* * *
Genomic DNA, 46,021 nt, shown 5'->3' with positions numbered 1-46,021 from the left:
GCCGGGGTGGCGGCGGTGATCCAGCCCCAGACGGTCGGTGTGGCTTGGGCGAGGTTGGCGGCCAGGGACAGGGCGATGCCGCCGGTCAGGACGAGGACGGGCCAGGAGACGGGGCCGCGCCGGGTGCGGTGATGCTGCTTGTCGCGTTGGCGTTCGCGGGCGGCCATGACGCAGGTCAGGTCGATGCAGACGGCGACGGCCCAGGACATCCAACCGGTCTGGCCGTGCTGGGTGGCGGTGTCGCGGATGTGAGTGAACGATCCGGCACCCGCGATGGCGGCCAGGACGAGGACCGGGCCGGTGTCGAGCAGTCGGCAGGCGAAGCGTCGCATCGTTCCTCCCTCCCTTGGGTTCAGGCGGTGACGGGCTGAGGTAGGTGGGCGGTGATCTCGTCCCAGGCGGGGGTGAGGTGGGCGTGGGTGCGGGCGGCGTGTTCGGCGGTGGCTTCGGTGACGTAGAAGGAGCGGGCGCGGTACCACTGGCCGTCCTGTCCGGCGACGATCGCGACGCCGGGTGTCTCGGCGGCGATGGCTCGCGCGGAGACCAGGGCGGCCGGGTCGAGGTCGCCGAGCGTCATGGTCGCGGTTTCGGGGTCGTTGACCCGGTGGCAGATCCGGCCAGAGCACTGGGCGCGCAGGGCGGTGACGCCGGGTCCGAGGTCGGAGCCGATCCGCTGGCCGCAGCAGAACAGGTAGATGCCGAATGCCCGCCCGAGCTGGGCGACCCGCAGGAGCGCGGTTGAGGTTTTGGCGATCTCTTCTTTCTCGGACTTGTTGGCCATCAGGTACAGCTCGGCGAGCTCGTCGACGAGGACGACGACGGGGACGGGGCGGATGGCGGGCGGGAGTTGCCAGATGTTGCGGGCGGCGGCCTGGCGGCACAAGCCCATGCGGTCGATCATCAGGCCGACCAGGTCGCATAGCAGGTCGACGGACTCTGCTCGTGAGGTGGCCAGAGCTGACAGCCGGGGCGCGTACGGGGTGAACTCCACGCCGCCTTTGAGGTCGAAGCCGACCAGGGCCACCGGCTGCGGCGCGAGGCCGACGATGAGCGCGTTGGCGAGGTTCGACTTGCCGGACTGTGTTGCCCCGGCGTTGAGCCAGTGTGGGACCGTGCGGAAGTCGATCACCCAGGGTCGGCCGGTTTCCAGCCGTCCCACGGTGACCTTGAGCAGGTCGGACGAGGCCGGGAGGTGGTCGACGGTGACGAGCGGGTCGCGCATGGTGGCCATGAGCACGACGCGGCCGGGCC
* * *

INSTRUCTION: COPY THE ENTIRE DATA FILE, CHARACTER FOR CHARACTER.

Genomic DNA, 46,021 nt, shown 5'->3' with positions numbered 1-46,021 from the left:
GCCGGGGTGGCGGCGGTGATCCAGCCCCAGACGGTCGGTGTGGCTTGGGCGAGGTTGGCGGCCAGGGACAGGGCGATGCCGCCGGTCAGGACGAGGACGGGCCAGGAGACGGGGCCGCGCCGGGTGCGGTGATGCTGCTTGTCGCGTTGGCGTTCGCGGGCGGCCATGACGCAGGTCAGGTCGATGCAGACGGCGACGGCCCAGGACATCCAACCGGTCTGGCCGTGCTGGGTGGCGGTGTCGCGGATGTGAGTGAACGATCCGGCACCCGCGATGGCGGCCAGGACGAGGACCGGGCCGGTGTCGAGCAGTCGGCAGGCGAAGCGTCGCATCGTTCCTCCCTCCCTTGGGTTCAGGCGGTGACGGGCTGAGGTAGGTGGGCGGTGATCTCGTCCCAGGCGGGGGTGAGGTGGGCGTGGGTGCGGGCGGCGTGTTCGGCGGTGGCTTCGGTGACGTAGAAGGAGCGGGCGCGGTACCACTGGCCGTCCTGTCCGGCGACGATCGCGACGCCGGGTGTCTCGGCGGCGATGGCTCGCGCGGAGACCAGGGCGGCCGGGTCGAGGTCGCCGAGCGTCATGGTCGCGGTTTCGGGGTCGTTGACCCGGTGGCAGATCCGGCCAGAGCACTGGGCGCGCAGGGCGGTGACGCCGGGTCCGAGGTCGGAGCCGATCCGCTGGCCGCAGCAGAACAGGTAGATGCCGAATGCCCGCCCGAGCTGGGCGACCCGCAGGAGCGCGGTTGAGGTTTTGGCGATCTCTTCTTTCTCGGACTTGTTGGCCATCAGGTACAGCTCGGCGAGCTCGTCGACGAGGACGACGACGGGGACGGGGCGGATGGCGGGCGGGAGTTGCCAGATGTTGCGGGCGGCGGCCTGGCGGCACAAGCCCATGCGGTCGATCATCAGGCCGACCAGGTCGCATAGCAGGTCGACGGACTCTGCTCGTGAGGTGGCCAGAGCTGACAGCCGGGGCGCGTACGGGGTGAACTCCACGCCGCCTTTGAGGTCGAAGCCGACCAGGGCCACCGGCTGCGGCGCGAGGCCGACGATGAGCGCGTTGGCGAGGTTCGACTTGCCGGACTGTGTTGCCCCGGCGTTGAGCCAGTGTGGGACCGTGCGGAAGTCGATCACCCAGGGTCGGCCGGTTTCCAGCCGTCCCACGGTGACCTTGAGCAGGTCGGACGAGGCCGGGAGGTGGTCGACGGTGACGAGCGGGTCGCGCATGGTGGCCATGAGCACGACGCGGCCGGGCC